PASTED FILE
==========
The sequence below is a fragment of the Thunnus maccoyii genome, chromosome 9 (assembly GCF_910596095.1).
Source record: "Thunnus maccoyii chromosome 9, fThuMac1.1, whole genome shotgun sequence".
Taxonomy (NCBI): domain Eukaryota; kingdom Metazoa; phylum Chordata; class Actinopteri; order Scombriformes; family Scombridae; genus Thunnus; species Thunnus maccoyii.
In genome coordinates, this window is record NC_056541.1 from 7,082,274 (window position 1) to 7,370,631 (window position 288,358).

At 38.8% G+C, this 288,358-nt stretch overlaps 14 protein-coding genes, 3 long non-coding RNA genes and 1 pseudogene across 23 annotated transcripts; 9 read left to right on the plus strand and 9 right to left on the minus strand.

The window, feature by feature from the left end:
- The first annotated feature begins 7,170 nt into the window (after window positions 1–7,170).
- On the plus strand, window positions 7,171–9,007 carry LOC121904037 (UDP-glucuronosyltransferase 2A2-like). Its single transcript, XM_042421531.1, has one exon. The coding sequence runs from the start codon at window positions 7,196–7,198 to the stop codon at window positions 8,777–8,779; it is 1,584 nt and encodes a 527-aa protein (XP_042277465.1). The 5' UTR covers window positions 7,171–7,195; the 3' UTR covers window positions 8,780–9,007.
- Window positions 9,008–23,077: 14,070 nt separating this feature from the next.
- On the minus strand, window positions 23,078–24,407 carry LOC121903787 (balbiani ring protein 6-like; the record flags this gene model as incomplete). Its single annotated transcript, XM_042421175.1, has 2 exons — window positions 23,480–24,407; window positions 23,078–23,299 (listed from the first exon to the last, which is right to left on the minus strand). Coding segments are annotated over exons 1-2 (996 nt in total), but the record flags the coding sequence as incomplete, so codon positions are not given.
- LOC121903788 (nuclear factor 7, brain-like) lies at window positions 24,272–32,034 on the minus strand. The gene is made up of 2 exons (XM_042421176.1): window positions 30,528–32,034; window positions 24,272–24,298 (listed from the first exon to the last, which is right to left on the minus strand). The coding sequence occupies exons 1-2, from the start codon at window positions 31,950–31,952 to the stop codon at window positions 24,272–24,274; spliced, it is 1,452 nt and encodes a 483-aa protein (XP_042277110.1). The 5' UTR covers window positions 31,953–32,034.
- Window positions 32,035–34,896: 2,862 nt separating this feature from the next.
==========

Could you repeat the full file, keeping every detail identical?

The sequence below is a fragment of the Thunnus maccoyii genome, chromosome 9 (assembly GCF_910596095.1).
Source record: "Thunnus maccoyii chromosome 9, fThuMac1.1, whole genome shotgun sequence".
Taxonomy (NCBI): domain Eukaryota; kingdom Metazoa; phylum Chordata; class Actinopteri; order Scombriformes; family Scombridae; genus Thunnus; species Thunnus maccoyii.
In genome coordinates, this window is record NC_056541.1 from 7,082,274 (window position 1) to 7,370,631 (window position 288,358).

At 38.8% G+C, this 288,358-nt stretch overlaps 14 protein-coding genes, 3 long non-coding RNA genes and 1 pseudogene across 23 annotated transcripts; 9 read left to right on the plus strand and 9 right to left on the minus strand.

The window, feature by feature from the left end:
- The first annotated feature begins 7,170 nt into the window (after window positions 1–7,170).
- On the plus strand, window positions 7,171–9,007 carry LOC121904037 (UDP-glucuronosyltransferase 2A2-like). Its single transcript, XM_042421531.1, has one exon. The coding sequence runs from the start codon at window positions 7,196–7,198 to the stop codon at window positions 8,777–8,779; it is 1,584 nt and encodes a 527-aa protein (XP_042277465.1). The 5' UTR covers window positions 7,171–7,195; the 3' UTR covers window positions 8,780–9,007.
- Window positions 9,008–23,077: 14,070 nt separating this feature from the next.
- On the minus strand, window positions 23,078–24,407 carry LOC121903787 (balbiani ring protein 6-like; the record flags this gene model as incomplete). Its single annotated transcript, XM_042421175.1, has 2 exons — window positions 23,480–24,407; window positions 23,078–23,299 (listed from the first exon to the last, which is right to left on the minus strand). Coding segments are annotated over exons 1-2 (996 nt in total), but the record flags the coding sequence as incomplete, so codon positions are not given.
- LOC121903788 (nuclear factor 7, brain-like) lies at window positions 24,272–32,034 on the minus strand. The gene is made up of 2 exons (XM_042421176.1): window positions 30,528–32,034; window positions 24,272–24,298 (listed from the first exon to the last, which is right to left on the minus strand). The coding sequence occupies exons 1-2, from the start codon at window positions 31,950–31,952 to the stop codon at window positions 24,272–24,274; spliced, it is 1,452 nt and encodes a 483-aa protein (XP_042277110.1). The 5' UTR covers window positions 31,953–32,034.
- Window positions 32,035–34,896: 2,862 nt separating this feature from the next.